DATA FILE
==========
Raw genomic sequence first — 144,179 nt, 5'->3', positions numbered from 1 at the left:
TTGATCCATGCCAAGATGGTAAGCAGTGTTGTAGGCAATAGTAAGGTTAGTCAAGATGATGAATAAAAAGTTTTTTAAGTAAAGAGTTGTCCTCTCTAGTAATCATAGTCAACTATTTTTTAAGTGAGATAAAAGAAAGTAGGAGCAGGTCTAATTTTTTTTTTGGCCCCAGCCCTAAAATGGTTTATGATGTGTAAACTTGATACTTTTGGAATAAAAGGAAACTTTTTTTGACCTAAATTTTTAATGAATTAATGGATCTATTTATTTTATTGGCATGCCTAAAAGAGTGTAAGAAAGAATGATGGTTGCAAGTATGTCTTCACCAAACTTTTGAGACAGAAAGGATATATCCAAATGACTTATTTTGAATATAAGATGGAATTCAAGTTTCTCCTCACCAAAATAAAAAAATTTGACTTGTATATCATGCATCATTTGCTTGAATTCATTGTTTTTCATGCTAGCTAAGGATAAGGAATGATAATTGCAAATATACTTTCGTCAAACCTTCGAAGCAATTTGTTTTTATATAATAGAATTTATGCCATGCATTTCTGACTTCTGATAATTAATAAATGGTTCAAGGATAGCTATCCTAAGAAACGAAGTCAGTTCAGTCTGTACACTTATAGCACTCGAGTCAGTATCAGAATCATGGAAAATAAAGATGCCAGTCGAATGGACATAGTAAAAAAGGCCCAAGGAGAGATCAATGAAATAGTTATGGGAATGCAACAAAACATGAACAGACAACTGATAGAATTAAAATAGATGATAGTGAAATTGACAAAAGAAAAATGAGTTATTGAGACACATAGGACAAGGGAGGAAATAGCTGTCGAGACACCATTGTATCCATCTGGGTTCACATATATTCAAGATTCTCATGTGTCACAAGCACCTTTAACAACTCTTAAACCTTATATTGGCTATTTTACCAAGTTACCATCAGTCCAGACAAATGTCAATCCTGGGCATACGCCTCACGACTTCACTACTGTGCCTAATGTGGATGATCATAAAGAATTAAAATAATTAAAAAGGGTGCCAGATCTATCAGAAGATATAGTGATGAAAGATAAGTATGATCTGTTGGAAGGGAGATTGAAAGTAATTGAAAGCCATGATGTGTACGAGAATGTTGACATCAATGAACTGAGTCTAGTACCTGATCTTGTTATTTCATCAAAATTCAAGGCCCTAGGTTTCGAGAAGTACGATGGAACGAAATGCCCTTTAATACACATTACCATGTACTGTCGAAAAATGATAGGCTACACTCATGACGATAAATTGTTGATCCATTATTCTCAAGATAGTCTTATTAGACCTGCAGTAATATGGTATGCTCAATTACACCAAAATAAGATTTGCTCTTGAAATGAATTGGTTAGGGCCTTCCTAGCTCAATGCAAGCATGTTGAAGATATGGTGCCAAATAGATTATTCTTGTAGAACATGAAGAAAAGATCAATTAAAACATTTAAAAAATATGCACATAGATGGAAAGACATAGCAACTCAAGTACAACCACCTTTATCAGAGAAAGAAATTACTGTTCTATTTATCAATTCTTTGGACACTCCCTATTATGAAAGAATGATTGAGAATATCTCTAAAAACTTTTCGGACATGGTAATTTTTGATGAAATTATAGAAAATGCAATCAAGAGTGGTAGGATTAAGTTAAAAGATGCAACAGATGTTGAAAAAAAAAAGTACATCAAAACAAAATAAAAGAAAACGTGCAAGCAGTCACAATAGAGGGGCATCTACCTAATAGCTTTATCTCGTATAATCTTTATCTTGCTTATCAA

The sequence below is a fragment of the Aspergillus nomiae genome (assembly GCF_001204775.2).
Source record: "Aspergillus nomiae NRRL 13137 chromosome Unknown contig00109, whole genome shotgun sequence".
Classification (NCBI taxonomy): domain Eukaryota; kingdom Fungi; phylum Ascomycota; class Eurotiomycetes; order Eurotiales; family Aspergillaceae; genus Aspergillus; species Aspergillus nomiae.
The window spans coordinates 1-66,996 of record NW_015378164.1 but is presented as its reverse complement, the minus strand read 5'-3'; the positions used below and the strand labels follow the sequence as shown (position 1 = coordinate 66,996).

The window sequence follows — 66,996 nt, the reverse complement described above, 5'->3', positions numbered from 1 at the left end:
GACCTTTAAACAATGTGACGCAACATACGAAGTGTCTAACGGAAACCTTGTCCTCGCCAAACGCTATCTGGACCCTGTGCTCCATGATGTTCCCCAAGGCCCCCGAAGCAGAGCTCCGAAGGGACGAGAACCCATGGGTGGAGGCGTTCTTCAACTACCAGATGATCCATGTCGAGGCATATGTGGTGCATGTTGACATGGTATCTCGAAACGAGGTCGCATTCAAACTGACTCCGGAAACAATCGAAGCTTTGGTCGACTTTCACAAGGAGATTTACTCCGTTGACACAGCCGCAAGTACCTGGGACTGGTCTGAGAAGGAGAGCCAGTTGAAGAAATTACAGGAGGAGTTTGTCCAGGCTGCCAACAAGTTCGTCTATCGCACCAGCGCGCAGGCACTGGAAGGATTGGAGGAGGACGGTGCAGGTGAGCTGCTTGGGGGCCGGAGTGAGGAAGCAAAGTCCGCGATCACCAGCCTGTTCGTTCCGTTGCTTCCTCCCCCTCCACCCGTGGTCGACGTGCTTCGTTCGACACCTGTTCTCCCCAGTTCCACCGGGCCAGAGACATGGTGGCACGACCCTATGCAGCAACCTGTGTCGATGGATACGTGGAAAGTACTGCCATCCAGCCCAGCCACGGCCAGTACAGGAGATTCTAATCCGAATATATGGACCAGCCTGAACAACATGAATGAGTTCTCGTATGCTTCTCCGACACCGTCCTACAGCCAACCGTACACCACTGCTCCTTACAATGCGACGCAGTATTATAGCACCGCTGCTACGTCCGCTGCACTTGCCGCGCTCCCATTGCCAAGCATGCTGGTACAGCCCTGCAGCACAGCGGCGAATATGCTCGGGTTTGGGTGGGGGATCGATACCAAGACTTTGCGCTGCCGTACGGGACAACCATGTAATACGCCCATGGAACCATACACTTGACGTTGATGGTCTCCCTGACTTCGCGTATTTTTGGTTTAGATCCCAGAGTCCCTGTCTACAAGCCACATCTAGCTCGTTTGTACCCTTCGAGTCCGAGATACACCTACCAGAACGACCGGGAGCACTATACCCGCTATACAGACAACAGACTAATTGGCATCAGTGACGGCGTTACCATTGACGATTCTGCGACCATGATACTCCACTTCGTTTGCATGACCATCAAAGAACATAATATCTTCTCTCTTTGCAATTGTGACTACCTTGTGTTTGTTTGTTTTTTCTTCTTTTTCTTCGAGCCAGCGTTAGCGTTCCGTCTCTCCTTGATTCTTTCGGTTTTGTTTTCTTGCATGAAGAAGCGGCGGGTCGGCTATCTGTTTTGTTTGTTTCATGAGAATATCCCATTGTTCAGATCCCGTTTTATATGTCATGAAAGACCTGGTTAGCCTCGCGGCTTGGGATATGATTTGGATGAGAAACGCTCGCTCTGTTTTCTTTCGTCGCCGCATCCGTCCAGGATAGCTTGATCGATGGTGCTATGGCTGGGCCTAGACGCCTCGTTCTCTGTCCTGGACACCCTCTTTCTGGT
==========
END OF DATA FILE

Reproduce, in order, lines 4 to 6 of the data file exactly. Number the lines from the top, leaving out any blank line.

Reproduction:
Source record: "Aspergillus nomiae NRRL 13137 chromosome Unknown contig00109, whole genome shotgun sequence".
Classification (NCBI taxonomy): domain Eukaryota; kingdom Fungi; phylum Ascomycota; class Eurotiomycetes; order Eurotiales; family Aspergillaceae; genus Aspergillus; species Aspergillus nomiae.
The window spans coordinates 1-66,996 of record NW_015378164.1 but is presented as its reverse complement, the minus strand read 5'-3'; the positions used below and the strand labels follow the sequence as shown (position 1 = coordinate 66,996).